Crema v Cenkos Securities Plc

JurisdictionEngland & Wales
JudgeJonathan Hirst QC
Judgment Date16 March 2010
Neutral Citation[2010] EWHC 461 (Comm)
Docket NumberCase No: 2009 Folio No. 496
CourtQueen's Bench Division (Commercial Court)
Date16 March 2010

[2010] EWHC 461 (Comm)




Before: Jonathan Hirst QC Sitting as a Deputy Judge of the High Court

Case No: 2009 Folio No. 496

Thomas Crema
Cenkos Securities Plc

HUGO PAGE QC (instructed by De Cruz Solicitors) for the Claimant

ORLANDO GLEDHILL (instructed by Herbert Smith LLP) for the Defendant

Hearing dates: 1–5 and 8 February 2010

I direct that, pursuant to CPR PD 39A para 6.1, no official shorthand note shall be taken of the Judgment and that copies of this version as handed down may be treated as authentic.

Jonathan Hirst QC

Mr Hirst QC:



In this action, the Claimant (“Mr Crema”), an investment banker, claims £882,000 in fees plus interest against the Defendant stockbroker (“Cenkos”). In summary, in 2007 Mr Crema was engaged as sub-broker by Cenkos in connection with fundraising for Green Park Ventures Limited (“GPV”). GPV raised £20 million. Mr Crema contends that he was instrumental in raising £18 million of this and that he is entitled to be paid an agreed fee of 70% of 7% of the £18 million, amounting to £882,000. Cenkos disputes whether Mr Crema was instrumental in raising most of the money, but its main contention is that Mr Crema is only entitled to be paid out of the brokerage actually received by Cenkos from GPV and, unfortunately, despite taking the claim to litigation against GPV, nothing was recovered because GPV collapsed into insolvent administration.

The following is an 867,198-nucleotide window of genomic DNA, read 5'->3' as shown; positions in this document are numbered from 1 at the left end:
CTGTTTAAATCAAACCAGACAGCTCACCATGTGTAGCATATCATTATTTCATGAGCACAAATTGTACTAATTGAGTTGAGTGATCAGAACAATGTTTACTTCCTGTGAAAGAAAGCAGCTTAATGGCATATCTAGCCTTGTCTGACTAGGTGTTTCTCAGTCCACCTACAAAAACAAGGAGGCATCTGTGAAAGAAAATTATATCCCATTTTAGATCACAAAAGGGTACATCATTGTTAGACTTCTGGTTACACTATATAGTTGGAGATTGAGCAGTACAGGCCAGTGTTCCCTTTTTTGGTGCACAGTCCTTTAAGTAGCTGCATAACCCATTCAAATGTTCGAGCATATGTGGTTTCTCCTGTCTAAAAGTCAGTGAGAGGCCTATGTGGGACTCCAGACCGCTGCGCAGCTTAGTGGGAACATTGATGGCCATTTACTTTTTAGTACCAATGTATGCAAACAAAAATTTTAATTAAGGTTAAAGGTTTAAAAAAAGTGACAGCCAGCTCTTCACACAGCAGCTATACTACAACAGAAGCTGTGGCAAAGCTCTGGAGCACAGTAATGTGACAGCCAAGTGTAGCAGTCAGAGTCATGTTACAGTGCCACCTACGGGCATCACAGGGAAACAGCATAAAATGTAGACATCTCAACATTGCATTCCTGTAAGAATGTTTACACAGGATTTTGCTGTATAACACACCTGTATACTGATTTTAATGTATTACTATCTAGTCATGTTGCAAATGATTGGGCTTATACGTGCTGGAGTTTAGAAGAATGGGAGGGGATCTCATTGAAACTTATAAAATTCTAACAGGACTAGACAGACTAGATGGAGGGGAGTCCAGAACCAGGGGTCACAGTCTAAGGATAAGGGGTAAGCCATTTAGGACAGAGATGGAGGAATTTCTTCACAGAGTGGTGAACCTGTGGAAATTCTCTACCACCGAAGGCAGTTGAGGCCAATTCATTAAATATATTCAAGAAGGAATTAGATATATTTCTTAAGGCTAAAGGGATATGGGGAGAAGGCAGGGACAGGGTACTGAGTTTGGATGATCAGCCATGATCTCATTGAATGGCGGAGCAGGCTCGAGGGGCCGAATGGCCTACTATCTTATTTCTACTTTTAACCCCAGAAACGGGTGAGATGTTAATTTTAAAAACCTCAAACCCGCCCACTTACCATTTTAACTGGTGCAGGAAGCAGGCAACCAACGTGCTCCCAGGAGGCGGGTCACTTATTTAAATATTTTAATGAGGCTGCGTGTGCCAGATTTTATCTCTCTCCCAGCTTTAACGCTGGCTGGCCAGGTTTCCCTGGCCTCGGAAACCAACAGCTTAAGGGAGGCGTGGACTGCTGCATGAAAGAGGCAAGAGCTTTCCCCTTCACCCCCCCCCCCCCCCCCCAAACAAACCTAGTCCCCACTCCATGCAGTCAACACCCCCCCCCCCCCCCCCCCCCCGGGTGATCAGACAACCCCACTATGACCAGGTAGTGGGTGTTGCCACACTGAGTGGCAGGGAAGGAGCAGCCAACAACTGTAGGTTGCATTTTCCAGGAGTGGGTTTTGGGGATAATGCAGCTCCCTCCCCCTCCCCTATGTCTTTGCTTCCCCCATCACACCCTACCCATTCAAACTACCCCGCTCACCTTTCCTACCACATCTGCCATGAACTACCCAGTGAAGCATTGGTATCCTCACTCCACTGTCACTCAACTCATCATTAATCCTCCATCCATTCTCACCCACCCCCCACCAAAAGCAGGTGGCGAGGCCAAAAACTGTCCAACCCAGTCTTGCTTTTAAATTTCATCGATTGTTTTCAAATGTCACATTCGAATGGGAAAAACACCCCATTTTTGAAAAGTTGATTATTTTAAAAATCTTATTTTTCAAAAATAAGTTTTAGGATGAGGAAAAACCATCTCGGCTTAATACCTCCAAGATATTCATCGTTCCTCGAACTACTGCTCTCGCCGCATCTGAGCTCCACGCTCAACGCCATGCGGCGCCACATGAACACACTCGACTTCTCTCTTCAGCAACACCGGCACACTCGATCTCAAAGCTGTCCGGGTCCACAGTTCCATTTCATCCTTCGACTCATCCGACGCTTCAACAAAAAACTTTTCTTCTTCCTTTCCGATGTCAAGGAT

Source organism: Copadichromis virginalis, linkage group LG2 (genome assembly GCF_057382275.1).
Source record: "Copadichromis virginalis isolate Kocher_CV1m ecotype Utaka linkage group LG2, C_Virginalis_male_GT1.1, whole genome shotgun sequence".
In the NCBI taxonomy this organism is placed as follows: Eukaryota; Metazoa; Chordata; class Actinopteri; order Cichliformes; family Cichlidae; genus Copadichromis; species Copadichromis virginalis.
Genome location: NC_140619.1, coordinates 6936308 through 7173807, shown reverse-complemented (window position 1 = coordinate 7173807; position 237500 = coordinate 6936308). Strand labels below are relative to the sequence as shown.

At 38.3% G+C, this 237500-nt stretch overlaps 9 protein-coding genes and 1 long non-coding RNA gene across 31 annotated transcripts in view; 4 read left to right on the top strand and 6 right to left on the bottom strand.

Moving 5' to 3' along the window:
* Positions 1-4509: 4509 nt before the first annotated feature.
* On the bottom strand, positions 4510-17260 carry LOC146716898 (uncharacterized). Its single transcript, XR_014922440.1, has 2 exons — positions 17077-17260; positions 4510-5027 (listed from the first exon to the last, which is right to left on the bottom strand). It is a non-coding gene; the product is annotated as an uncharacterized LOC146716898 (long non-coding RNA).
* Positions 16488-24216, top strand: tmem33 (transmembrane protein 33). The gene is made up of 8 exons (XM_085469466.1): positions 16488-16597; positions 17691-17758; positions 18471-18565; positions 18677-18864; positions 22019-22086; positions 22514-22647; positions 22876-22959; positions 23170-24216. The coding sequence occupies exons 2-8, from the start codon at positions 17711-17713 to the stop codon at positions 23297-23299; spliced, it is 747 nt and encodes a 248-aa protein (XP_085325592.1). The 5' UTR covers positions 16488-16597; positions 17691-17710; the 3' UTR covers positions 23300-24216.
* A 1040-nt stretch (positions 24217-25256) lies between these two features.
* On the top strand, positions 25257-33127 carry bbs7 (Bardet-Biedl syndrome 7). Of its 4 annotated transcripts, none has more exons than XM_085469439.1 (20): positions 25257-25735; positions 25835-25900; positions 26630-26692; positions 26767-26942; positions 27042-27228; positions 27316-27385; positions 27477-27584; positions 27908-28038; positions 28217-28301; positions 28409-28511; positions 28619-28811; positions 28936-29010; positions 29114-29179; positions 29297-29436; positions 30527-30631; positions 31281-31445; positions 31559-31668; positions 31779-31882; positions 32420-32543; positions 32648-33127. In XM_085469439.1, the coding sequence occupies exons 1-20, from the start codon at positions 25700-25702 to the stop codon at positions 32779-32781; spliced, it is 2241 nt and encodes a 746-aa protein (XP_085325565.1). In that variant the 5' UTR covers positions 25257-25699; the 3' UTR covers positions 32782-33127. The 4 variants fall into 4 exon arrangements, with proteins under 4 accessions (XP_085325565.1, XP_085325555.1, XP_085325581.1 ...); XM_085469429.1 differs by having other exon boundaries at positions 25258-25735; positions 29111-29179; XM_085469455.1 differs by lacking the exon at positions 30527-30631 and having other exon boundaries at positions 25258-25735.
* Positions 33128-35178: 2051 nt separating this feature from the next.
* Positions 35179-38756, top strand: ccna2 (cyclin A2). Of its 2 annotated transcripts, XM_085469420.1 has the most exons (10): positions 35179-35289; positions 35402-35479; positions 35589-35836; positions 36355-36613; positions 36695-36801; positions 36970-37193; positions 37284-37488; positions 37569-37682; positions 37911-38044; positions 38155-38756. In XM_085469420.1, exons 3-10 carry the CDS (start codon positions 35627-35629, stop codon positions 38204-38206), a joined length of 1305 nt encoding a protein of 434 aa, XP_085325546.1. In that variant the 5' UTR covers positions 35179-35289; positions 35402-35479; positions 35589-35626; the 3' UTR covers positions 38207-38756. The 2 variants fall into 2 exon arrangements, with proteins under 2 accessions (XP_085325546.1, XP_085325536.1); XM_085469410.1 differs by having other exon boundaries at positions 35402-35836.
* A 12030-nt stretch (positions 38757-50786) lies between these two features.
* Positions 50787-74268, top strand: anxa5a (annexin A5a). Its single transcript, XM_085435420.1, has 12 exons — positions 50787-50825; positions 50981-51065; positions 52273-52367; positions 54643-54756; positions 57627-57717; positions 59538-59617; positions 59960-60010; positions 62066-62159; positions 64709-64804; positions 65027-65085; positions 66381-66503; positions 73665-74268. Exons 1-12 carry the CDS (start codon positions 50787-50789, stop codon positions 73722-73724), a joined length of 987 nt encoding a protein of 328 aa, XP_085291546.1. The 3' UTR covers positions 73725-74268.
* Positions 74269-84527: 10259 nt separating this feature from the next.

Before outlining the issues between the parties more fully and considering the arguments, I propose first to set out the basic chronology of the dispute. This is largely uncontroversial. I will return to the more important disputed issues of fact later in the judgment.

The facts


Cenkos is a stockbroker and corporate finance adviser based in the City of London. It is a member of the London Stock Exchange and is listed on the AIM market. It is well known for specialising in capital raising for small and mid-cap companies. Joe Nally is Head of Natural Resources within the firm. In February 2007, Mr Nally was introduced to GPV by an existing investor, Willie West. GPV though a subsidiary, V-Fuels Biodiesel Limited (“V-Fuels”) was developing a project in Cambois, near Newcastle for the refining of low quality used cooking and vegetable oils into biodiesel. Mr West told Mr Nally that GPV had raised some £10 million but was looking for a further investment of £3–4 million. A substantial part of the money was to be used to purchase the freehold of the factory site in Cambois from which GPV operated its business. Mr Nally agreed to try and find investors for GPV.


In late April/early May 2007, Mr Nally had identified New City Investment Managers Limited (“NCIM”) as a potential investor. Mr Nally contends that at that stage it was orally agreed with Steven Davis, Chairman of GPV, and Gary Ward, its Finance Director, that GPV would pay Cenkos a fee of 5% of the amount invested by NCIM but that fee would not be payable until GPV had raised the whole amount required. In July 2007, NCIM invested £2 million. In September 2007, GPV told Mr Nally that it actually required a further £18 million.